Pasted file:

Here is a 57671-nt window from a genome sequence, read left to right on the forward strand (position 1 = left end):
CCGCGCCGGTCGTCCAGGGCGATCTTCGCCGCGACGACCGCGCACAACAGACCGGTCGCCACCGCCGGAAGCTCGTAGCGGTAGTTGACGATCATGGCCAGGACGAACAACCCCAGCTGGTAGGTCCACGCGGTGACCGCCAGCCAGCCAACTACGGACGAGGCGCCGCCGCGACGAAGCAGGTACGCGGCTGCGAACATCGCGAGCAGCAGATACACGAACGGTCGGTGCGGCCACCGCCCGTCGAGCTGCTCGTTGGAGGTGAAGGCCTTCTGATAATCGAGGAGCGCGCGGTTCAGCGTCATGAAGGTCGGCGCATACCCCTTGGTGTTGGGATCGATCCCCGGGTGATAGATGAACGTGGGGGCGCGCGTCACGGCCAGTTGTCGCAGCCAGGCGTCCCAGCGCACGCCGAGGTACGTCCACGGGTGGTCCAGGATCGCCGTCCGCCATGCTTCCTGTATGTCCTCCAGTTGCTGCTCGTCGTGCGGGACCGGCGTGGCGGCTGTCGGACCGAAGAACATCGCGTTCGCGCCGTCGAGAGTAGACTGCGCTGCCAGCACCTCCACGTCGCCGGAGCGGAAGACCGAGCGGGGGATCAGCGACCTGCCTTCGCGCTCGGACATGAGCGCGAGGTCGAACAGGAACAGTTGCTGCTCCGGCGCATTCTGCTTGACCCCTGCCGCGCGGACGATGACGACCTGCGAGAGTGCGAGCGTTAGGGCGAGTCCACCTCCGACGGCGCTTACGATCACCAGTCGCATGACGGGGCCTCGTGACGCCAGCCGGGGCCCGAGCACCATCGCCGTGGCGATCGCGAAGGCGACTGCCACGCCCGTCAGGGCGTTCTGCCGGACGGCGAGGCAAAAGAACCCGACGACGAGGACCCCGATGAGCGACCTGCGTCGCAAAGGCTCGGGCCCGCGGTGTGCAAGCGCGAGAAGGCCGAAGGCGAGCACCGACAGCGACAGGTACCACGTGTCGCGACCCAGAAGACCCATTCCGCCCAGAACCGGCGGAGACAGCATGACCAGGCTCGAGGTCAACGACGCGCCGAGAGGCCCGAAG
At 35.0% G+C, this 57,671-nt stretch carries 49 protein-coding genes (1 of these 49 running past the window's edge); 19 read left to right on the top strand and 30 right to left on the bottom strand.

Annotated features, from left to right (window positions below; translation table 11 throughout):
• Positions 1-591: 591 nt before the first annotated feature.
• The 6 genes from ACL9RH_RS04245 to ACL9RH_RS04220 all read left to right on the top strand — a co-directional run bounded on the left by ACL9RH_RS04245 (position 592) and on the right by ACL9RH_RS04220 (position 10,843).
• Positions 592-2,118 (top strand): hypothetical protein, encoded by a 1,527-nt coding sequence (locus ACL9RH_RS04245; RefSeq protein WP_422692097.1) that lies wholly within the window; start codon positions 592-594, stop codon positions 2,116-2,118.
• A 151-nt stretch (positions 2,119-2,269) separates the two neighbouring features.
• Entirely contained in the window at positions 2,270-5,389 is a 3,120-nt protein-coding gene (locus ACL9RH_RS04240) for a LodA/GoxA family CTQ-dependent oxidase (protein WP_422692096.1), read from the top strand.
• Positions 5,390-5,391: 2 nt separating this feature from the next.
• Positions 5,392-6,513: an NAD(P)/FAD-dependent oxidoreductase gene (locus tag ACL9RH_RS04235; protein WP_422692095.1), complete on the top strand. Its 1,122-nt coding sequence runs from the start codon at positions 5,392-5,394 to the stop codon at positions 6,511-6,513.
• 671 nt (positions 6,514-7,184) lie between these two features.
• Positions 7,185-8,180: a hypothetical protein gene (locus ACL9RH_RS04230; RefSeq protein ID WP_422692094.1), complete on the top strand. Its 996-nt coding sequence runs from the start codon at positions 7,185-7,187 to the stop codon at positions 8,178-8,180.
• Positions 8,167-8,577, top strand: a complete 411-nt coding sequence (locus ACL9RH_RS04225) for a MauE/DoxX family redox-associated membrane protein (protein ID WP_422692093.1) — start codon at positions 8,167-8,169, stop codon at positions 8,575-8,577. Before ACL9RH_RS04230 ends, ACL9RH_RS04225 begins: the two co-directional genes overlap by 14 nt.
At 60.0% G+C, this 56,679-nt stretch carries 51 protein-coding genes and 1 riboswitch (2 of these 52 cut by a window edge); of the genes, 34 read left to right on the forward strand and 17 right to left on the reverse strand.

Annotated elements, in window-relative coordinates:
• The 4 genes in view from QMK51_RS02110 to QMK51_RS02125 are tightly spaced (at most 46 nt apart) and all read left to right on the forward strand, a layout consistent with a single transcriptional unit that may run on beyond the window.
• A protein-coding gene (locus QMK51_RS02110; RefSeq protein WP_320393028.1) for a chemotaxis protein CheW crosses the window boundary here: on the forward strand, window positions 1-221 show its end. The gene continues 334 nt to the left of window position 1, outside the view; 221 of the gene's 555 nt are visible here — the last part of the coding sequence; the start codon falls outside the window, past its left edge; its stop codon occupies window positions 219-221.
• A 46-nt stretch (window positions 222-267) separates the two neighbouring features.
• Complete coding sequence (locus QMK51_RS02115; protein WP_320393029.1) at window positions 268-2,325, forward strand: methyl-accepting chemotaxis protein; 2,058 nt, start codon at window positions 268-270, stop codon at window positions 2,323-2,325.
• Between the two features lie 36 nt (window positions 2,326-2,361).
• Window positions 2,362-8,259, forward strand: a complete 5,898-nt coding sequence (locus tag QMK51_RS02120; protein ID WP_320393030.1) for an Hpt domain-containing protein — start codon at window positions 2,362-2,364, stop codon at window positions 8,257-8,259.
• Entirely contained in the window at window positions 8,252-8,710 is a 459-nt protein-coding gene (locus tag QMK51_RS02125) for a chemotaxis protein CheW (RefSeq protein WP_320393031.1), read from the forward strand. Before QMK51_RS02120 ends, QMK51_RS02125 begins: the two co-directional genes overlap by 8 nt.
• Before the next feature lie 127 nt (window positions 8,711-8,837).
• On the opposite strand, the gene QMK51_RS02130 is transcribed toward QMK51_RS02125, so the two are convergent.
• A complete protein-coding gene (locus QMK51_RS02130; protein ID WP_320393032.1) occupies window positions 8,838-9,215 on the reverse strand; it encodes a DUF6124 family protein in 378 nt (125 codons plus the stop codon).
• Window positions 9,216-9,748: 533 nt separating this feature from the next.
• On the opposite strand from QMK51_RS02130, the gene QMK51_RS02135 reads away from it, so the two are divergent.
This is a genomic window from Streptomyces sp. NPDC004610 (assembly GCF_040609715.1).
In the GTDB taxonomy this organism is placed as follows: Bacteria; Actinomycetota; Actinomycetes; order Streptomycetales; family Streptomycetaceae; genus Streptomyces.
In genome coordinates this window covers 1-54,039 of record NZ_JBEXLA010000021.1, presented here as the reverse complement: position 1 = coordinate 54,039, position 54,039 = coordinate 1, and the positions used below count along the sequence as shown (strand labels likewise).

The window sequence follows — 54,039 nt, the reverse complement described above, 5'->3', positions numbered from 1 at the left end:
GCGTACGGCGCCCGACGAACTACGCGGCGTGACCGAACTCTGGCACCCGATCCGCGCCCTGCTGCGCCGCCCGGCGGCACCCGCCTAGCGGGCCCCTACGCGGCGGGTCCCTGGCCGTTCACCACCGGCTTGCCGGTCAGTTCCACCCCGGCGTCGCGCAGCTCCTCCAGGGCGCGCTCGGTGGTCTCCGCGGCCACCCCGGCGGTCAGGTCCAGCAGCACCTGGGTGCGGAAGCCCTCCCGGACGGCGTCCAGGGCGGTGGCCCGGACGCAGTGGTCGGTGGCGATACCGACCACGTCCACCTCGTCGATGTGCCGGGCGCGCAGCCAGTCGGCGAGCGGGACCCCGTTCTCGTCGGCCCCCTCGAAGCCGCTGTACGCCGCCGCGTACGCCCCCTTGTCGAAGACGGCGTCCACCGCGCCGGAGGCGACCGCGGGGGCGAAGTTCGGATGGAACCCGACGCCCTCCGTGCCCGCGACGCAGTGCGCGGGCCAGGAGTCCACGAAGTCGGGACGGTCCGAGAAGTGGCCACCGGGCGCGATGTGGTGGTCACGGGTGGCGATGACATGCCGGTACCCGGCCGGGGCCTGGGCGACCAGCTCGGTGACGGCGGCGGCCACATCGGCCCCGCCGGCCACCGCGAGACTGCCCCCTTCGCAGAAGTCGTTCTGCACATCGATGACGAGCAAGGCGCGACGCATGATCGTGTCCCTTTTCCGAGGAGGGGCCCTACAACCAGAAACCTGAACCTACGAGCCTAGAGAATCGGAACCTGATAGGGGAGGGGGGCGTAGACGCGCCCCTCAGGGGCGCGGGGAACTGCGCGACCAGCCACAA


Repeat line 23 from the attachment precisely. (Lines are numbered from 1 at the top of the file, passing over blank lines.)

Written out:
• Entirely contained in the window at window positions 8,252-8,710 is a 459-nt protein-coding gene (locus tag QMK51_RS02125) for a chemotaxis protein CheW (RefSeq protein WP_320393031.1), read from the forward strand. Before QMK51_RS02120 ends, QMK51_RS02125 begins: the two co-directional genes overlap by 8 nt.